At age 78, BS Yediyurappa, has managed, after all, to best the political combination that's often described as India's most-astute - that of the PM and Amit Shah. For the past month or so, Yediyurappa read the room correctly - that the BJP would not live with him remaining Chief Minister for the rest of his term. So he invoked the sort of hardscrabble moves that his career has been studded with to ensure that whoever replaced him was his man: B Bommai, a fellow Lingayat.
The BSY "exit plan" was set in motion four months ago. I spoke to several players who were part of mixing it up in Bengaluru and at the BJP headquarters in Delhi. The biggest point they all make on the BSY BTS: the theory that BSY's political capital, both in the state and as a result in the party, stands diminished is premature and exaggerated.
Perhaps the 'Vaastu' that he applied to his name, altering its spelling when he took over as Chief Minister in July, 2019 delivered the goods. Because for a man who drove deep dissent in the usually-disciplined BJP has managed, despite all the opposition to him, to take the seat of backseat driver. This is partly because of the sheer force of the Lingayats in Karnataka - 20% of the population, and a powerful and rich lobby. Last week, even as it became clear that BSY would not hold onto office, Lingayat seers or priests offered strong commentary in his favour. The BJP's need to play it safe with BSY is also based on experience -in 2012,he quit the party to form his own outfit. He won six seats in the assembly election of 2013 and cornered 10% of the vote share. The BJP was defeated and the Karnataka government was formed by a partnership between the Congress and HD Kumaraswamy's regional JDS. The government fell in 2019; and the same year, BSY returned as Chief Minister. It was his fourth term as head of Karnataka - he has never completed any of his terms. In 2019, with BSY back in the BJP, the party won 26 of the state's 28 parliamentary seats.
BSY has always made it clear that he cannot be tossed around. He was forced to resign on charges of near-endemic corruption in 2011. The same sort of chatter eclipsed this term - many from within his own party made the loudest noises - of family deals that were sketchy, of his sons running the government. BSY did not blink - which made the central BJP nervous and the RSS, which demands absolute compliance with its diktats, more than a little uncomfortable. After agreeing to step down after three "exit interviews" with the PM, Amit Shah and BJP chief JP Nadda, BSY managed a sizeable golden handshake.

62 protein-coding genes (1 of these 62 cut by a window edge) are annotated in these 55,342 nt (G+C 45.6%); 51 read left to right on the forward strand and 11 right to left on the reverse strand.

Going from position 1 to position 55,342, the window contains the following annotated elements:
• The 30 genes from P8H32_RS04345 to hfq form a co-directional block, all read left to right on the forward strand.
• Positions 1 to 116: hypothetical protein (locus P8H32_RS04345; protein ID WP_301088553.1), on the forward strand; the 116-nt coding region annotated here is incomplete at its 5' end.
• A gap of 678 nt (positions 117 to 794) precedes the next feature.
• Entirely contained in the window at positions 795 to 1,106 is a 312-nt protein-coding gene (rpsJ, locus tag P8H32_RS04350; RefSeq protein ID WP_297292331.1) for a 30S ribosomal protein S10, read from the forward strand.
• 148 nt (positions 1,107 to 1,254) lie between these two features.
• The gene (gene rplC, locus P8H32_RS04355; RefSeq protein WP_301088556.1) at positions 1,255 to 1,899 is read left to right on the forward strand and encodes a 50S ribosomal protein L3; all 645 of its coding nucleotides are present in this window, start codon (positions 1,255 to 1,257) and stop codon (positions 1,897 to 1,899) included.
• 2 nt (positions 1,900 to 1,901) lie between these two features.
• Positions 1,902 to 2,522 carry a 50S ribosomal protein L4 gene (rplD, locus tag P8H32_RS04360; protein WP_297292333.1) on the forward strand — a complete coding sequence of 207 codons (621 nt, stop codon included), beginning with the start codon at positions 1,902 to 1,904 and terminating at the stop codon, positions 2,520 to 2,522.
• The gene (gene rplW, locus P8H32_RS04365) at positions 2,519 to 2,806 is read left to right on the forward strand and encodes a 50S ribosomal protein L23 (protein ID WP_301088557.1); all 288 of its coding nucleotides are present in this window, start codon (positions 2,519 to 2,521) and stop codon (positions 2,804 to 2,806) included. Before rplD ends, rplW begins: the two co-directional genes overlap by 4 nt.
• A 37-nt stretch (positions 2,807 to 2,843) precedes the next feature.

BSY's central demand was that his two sons BY Vijayendra (termed "super CM" by detractors) and BY Raghavendra be given big roles. To secure their claims in the BJP, where Venkaiah Naidu once memorably said "dynasty is nasty", BSY was adamant that his erstwhile deputy Basavaraj Bommai be made the new leader ahead of the next election scheduled for 2023. In 2008, Bommai joined the BJP from the Janata Dal (United) thanks to BSY. His early loyalty to BSY was a key credential; so was the fact that he is also an heirloom politician (Bommai's father, S R Bommai, served as Karnataka Chief Minister in the 1980s). BSY had faced serial attacks on his growing a mini-dynasty of his own in Karnataka - Bommai is his rebuttal. BSY had also directly requested Modi that his close political confidante Shobha Karandlaje be placed in the union cabinet, which was met positively last month. All this fits with the track record of BSY as a crafty politician cut in the Sharad Pawar mould, though unlike the latter, he is given to emotional outbursts (he broke down on Monday while publicly discussing his resignation.)
Pehaps the sweetest revenge of all for BSY is that he has reportedly made it clear that as the BJP gets ready for elections in his home state, he will not countenance his main rival, BL Santosh, in the candidates' zone. This was, according to sources, clearly conveyed to JP Nadda. Santosh, who is from the RSS and currently serves as an immensely powerful General Secretary (Organization) for the BJP, has been aspiring to far greater control in Karnataka. BSY dismisses him privately as a man without a political base. Santosh is a Brahmin and lacks popular support but has been serially interfering in Karnataka affairs including the allocation of Rajya Sabha seats.
BSY has effected big changes. The Sangh, particularly the RSS, is a realpolitik player now. "Purity tests" and the Sangh ideology matter less than a leader's clout. Prime examples: Congress-departed Himanta Biswa Sarma as the Chief Minister of Assam; Jyotiraditya Scindia who quit the Congress and brought down the Madhya Pradesh government in March 2020 has made it to the cabinet; and Bommai, who has no ideological moorings in the Sangh, now has charge of the BJP's only government in the South. "The current team of Mohan Bhagwat-ji, including the executive chief Dattatreya Hosabale, is completely aligned with Modi's BJP. You saw that in the Bhagwat defence of the government's handling of the second wave of the pandemic. After tasting real power for the past seven years, the Sangh is now pragmatic, not insisting on ideological rigidity. Bhagwat-ji says that the Sangh cannot be rigid as the BJP is now the prime pole of Indian politics which will attract leaders from other parties," a senior RSS functionary told me.
This episode ends with BSY being benched - and yet establishing he's still very much in the game.
(Swati Chaturvedi is an author and a journalist who has worked with The Indian Express, The Statesman and The Hindustan Times.)
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